Bonded together by Church

A very special bond unites the Malabar rite Church and the Chaldean Church from which it originated. It
was this bond which Anitha wished to explore by going to Iraq for two months.

I wanted to discover the roots of my Malabar rite Church, which lie in the Chaldean rite. And so the Little Sisters of the Iraqi region opened their arms and hearts wide to me for two months. I’d like to share a little of this experience, so precious to me.

I was touched by Virgine-Hanan’s sisterly kindness in offering to travel along with me—a first sample of the welcome of the East!!! In fact, what caught my attention most was this very generous, respectful, and welcoming attitude on the part of the people of the country. “You are welcome,” “Welcome to Iraq,” were words I heard so many times, everywhere I went.

My stay in Ainkawa allowed me to enter slowly into such a different way of life. The first surprise was how easily I could follow the Eucharistic celebrations, since the liturgy is very similar to that of the Malabar rite. Of course, language was a big obstacle for me. But that experience helped me realize that the validity or fruitfulness of liturgical celebrations is not dependent on whether or not I understand everything, or get satisfying feelings.

The Abbot of one monastery, Fr. Saamar, was most generous with me. Despite his busy schedule he offered to spend several hours with me explaining the history and significance of the liturgy of the Chaldean Church. I especially got a lot out of visiting their new chapel, constructed in line with Chaldean spirituality. For the liturgy of the Word the celebrants and the members of the congregation assemble in the center of the church, in a slightly elevated spot over which a cross is hung to symbolize the connection between heaven and earth: human beings and God in communion with each other. The people gather around. After the liturgy of the Word the celebrant goes up three steps to the altar, which symbolizes the Holy of Holies…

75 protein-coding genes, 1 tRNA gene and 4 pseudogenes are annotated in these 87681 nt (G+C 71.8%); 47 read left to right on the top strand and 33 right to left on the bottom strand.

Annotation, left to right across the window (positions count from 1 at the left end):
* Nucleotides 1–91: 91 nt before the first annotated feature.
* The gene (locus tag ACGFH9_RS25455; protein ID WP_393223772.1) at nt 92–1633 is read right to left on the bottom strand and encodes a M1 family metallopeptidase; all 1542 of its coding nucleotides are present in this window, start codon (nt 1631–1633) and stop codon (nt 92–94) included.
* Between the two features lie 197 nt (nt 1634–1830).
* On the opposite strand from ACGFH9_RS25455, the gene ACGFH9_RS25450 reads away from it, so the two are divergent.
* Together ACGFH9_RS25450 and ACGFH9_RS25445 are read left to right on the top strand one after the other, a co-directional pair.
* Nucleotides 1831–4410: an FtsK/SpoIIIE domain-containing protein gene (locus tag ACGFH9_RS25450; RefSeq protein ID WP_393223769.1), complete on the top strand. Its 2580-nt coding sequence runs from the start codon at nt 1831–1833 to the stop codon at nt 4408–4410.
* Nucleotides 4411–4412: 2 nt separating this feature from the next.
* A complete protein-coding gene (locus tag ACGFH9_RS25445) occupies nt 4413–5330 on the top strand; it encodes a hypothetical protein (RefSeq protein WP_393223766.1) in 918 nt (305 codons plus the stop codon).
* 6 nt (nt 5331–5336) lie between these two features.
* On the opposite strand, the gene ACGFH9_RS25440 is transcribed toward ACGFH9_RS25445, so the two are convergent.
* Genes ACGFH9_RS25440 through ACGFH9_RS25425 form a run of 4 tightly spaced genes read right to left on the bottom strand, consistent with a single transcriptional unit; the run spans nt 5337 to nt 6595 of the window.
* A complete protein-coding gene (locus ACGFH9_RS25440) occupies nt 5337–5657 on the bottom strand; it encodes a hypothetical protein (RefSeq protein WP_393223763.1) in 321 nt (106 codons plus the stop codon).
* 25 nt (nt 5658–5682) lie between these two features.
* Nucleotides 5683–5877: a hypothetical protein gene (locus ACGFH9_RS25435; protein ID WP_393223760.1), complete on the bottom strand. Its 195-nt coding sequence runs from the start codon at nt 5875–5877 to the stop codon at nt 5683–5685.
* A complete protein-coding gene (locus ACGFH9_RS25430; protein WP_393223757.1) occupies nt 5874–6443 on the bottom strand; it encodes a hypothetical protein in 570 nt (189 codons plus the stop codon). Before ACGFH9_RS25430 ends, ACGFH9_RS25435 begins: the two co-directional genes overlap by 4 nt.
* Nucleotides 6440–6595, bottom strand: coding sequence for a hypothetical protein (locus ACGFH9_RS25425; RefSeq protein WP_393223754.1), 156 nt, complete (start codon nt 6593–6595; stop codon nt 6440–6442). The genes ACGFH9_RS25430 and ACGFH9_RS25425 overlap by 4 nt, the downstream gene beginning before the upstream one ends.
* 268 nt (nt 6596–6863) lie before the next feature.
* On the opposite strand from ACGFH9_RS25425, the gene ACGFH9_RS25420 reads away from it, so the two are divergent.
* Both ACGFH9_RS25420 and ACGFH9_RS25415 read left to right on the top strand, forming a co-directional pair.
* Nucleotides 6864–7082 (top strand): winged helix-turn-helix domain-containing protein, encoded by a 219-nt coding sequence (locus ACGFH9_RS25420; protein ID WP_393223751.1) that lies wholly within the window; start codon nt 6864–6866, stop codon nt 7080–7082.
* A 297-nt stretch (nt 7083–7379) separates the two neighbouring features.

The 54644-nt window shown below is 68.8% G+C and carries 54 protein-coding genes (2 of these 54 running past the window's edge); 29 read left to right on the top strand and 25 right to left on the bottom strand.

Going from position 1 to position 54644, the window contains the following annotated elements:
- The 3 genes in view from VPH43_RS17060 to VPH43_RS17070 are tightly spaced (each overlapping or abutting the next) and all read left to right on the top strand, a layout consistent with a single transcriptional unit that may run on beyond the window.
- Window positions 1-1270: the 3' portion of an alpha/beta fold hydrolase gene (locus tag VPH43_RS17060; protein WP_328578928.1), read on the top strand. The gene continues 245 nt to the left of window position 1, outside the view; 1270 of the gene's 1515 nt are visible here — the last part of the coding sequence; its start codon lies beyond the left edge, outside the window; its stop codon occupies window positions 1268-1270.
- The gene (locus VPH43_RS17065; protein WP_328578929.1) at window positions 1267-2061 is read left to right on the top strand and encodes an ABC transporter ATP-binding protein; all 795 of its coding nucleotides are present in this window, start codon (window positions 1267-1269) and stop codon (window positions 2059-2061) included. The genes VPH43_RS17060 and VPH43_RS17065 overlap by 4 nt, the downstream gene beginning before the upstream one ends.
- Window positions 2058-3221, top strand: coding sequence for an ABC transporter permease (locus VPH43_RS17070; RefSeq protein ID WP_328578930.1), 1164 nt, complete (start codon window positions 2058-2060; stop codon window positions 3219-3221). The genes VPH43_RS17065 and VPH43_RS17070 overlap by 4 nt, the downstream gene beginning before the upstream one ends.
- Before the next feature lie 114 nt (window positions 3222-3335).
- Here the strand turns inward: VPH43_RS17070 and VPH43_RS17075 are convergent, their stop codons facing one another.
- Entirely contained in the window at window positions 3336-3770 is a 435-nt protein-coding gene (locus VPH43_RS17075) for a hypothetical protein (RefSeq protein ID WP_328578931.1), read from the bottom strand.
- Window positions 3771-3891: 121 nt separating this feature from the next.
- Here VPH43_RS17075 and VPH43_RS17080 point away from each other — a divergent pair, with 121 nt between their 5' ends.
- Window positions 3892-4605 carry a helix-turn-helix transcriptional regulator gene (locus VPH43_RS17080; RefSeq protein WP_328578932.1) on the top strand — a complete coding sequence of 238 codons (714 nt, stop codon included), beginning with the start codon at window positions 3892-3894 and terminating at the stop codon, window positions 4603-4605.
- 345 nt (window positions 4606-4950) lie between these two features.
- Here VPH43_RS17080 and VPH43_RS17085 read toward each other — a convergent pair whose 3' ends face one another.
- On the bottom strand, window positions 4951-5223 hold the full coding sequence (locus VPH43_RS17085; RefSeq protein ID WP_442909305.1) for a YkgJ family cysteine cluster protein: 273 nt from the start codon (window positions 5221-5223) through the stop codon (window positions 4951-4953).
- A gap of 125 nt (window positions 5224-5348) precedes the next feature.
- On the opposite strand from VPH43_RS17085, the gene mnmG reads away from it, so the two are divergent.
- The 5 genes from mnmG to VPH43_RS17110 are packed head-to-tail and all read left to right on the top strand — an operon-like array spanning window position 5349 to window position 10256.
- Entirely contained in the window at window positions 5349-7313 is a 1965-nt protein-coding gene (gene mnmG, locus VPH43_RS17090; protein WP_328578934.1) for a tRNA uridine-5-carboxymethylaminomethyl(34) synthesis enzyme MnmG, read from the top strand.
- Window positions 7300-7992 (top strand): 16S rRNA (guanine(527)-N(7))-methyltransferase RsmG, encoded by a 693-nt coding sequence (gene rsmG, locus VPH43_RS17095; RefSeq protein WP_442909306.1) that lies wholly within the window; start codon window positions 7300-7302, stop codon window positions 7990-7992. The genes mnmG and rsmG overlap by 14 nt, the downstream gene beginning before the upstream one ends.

I had a chance to spend time with the little sisters of all three of our communities there. They really supported me in pursuing my goal, which made it possible for me to visit several places: Babylon, monasteries from the 3rd and 4th centuries, the first Iraqi church, the tomb of the prophet Nahum…This very ancient church has suffered persecution throughout nearly its entire existence. It’s heartbreaking to see how the Christian community is emigrating today because the people don’t feel safe and don’t see a future that would permit them to remain in their own land…

Visiting the ruins of our fraternity in Mosul and of certain of the city’s neighborhoods remains a vivid memory for me. It gives rise to many questions in my heart…How can human beings reach a point of such destructiveness? Why??? Human lives, and the whole history they signify, seem to have lost all value! How can such respectful people, with such a spirit of welcome and generosity, get to a point where they’re killing each other??? I still find it very difficult to comprehend!!!

I think if Iraq had fewer natural resources, the people would be left more in peace and the country wouldn’t have become a battleground for other countries…

I stayed one month in Baghdad, and I liked that city better than the others because modernization has not completely destroyed all expressions of traditional culture.

Let us continue praying for this country and its people, and for all people who suffer because of conflicts that never seem to want to end… Anitha